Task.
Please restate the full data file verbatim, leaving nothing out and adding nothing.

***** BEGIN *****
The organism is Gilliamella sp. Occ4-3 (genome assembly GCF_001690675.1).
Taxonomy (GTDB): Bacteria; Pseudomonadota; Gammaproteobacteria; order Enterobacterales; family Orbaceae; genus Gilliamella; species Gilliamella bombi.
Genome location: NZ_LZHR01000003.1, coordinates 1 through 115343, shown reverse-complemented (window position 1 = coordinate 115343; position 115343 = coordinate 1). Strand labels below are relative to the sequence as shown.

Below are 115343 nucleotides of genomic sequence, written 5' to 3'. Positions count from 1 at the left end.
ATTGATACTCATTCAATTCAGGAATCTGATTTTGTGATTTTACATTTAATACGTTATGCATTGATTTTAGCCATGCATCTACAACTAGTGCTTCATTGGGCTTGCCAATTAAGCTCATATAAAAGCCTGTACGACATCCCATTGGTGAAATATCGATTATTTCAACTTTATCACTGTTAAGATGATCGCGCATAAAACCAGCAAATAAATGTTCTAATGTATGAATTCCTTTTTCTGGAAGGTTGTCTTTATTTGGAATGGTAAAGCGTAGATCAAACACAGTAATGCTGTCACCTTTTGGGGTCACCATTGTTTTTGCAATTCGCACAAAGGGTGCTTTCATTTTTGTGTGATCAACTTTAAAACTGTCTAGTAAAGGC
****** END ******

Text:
The organism is Gilliamella sp. Occ4-3 (genome assembly GCF_001690675.1).
Taxonomy (GTDB): Bacteria; Pseudomonadota; Gammaproteobacteria; order Enterobacterales; family Orbaceae; genus Gilliamella; species Gilliamella bombi.
Genome location: NZ_LZHR01000003.1, coordinates 1 through 115343, shown reverse-complemented (window position 1 = coordinate 115343; position 115343 = coordinate 1). Strand labels below are relative to the sequence as shown.

Below are 115343 nucleotides of genomic sequence, written 5' to 3'. Positions count from 1 at the left end.
ATTGATACTCATTCAATTCAGGAATCTGATTTTGTGATTTTACATTTAATACGTTATGCATTGATTTTAGCCATGCATCTACAACTAGTGCTTCATTGGGCTTGCCAATTAAGCTCATATAAAAGCCTGTACGACATCCCATTGGTGAAATATCGATTATTTCAACTTTATCACTGTTAAGATGATCGCGCATAAAACCAGCAAATAAATGTTCTAATGTATGAATTCCTTTTTCTGGAAGGTTGTCTTTATTTGGAATGGTAAAGCGTAGATCAAACACAGTAATGCTGTCACCTTTTGGGGTCACCATTGTTTTTGCAATTCGCACAAAGGGTGCTTTCATTTTTGTGTGATCAACTTTAAAACTGTCTAGTAAAGGC